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Other Federal Enforcement Actions

Numerous federal agencies have authority to institute enforcement proceedings against wrongdoers.  These agencies include:

  • The Department of the Treasury and its divisions including the Financial Crimes Enforcement Network (FINCEN), which is responsible for safeguarding the U.S. financial system from illicit use and money laundering including through enforcement of the Bank Secrecy Act, and the Office of Foreign Assets Control (OFAC), which enforces economic and trade sanctions. Whistleblowers with knowledge of violations of the Bank Secrecy Act can submit a claim under the Anti-Money Laundering Whistleblower Program.  Violations of other laws enforced by the Department of Treasury may give rise to claims under different whistleblower reward programs.
  • The Federal Trade Commission (FTC), which is charged with preventing anticompetitive, deceptive, and unfair business practices. The FTC can bring enforcement actions under U.S. antitrust laws and to stop unfair, deceptive and fraudulent business practices. The FTC does not have any authority to pay financial rewards to whistleblowers; however, conduct that is regulated by the FTC may also give rise to a claim under a different whistleblower reward program.
  • The Consumer Financial Protection Bureau (CFPB), created by the Dodd-Frank Wall Street Reform and Consumer Protection Act of 2010, which regulates the offering and provision of consumer financial products or services under the federal consumer financial laws, and has the authority to bring enforcement actions against financial service providers. While the CFPB accepts tips from whistleblowers, and applicable laws offer whistleblowers protection from retaliation, there is currently no provision for CFPB whistleblowers to receive financial rewards. However, conduct that is regulated by the CFPB may also give rise to a claim under a different whistleblower reward program.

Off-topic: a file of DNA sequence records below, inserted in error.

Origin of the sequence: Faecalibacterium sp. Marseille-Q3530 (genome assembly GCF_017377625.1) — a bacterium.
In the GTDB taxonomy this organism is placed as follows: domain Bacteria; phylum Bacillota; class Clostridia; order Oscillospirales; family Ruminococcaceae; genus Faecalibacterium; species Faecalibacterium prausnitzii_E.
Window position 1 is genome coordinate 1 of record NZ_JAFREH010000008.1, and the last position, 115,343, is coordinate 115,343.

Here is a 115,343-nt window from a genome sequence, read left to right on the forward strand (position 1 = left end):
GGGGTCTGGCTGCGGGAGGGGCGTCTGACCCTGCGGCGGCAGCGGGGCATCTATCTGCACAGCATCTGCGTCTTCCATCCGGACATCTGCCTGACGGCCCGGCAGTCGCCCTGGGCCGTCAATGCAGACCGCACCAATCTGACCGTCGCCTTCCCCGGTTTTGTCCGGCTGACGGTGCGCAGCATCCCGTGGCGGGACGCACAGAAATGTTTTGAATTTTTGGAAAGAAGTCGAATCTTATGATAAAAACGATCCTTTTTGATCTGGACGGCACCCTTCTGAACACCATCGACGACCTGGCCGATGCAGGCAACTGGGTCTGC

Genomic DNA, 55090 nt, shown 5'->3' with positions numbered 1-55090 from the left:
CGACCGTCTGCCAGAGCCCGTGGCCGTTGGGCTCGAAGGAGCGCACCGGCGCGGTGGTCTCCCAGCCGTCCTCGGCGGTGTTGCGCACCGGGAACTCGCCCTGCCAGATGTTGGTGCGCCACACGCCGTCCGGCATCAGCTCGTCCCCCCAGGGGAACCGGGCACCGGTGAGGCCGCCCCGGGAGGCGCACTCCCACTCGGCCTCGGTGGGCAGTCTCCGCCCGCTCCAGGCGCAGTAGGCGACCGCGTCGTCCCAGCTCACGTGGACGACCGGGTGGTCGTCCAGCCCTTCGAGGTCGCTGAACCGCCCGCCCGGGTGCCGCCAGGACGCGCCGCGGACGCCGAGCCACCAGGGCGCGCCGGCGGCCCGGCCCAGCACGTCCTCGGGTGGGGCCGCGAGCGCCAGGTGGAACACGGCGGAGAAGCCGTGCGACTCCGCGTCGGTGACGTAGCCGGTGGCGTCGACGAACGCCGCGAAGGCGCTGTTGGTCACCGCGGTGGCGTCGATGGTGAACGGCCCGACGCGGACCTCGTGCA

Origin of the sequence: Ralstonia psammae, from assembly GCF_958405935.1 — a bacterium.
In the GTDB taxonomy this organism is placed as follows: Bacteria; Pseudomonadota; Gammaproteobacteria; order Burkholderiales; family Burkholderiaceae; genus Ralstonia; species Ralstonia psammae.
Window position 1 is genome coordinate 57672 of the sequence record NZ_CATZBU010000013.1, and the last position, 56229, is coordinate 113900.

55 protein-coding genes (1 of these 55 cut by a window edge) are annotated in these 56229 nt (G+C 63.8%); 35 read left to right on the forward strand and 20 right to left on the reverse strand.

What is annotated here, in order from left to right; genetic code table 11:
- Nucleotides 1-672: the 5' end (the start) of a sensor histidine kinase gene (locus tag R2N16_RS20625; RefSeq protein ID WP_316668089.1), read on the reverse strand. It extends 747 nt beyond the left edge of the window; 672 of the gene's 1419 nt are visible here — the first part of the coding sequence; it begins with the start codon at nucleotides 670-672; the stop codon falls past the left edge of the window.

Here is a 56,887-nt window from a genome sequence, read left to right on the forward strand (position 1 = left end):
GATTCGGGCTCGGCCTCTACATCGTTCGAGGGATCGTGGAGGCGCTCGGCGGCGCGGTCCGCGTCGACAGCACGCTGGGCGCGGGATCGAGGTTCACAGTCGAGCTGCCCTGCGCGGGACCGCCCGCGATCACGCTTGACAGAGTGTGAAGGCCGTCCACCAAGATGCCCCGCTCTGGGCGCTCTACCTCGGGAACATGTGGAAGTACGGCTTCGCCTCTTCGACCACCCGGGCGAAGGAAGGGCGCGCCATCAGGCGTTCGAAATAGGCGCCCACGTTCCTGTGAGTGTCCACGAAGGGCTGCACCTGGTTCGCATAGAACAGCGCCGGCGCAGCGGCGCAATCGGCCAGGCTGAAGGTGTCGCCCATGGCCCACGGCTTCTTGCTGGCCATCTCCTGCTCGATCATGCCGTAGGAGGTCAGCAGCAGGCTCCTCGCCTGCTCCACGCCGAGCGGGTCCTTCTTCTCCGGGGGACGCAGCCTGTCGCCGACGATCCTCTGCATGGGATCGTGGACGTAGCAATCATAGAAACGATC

• The Environmental Protection Agency, which enforces federal environmental laws and regulations. The EPA does not currently have any authority to pay financial rewards to whistleblowers; however, conduct that is regulated by the EPA may also give rise to a claim under a different whistleblower reward program, and a number of federal environmental laws protect government or private employees reporting environmental violations under the statutes from retaliation.

Below are summaries of recent settlements and successful enforcement actions involving these agencies. If you believe you have information about fraud which could give rise to a claim under a whistleblower reward program, please contact us to speak with one of our experienced whistleblower attorneys.

May 3, 2021

Vivint Smart Home Inc., which sells “smart” home security and monitoring systems through a door-to-door sales force, has agreed to settle for $20 million in the largest civil penalty ever paid to resolve violations of the Fair Credit Reporting Act (FCRA).  According to the DOJ, Vivint’s lack of an Identity Theft Prevention Program allowed its sales force to fraudulently obtain credit reports of unsuspecting consumers in order to complete sales to potential Vivint customers who failed required credit checks.  Vivint then allegedly sold debt from Vivint customers who defaulted to debt collectors who attempted to collect from the unsuspecting victims.  Vivint recently paid $3.2 million to settle charges involving a different scheme.  DOJ; FTC

April 29, 2021

Following a self-disclosure, software company SAP SE will pay penalties totaling over $8 million and disgorge over $5 million to resolve claims that it violated Export Administration Regulations and the Iranian Transactions and Sanctions Regulations. Between 2010 and 2017, SAP and its partners and subsidiaries released U.S-origin software to users located in Iran and permitted Iranian users to access U.S.-based cloud services from Iran.  In both cases, SAP executives were aware of the issues but did not take steps to remedy or stop them.  SAP also entered into a non-prosecution agreement setting forth specific compliance procedures.  DOJ; USAO Mass; OFAC; Commerce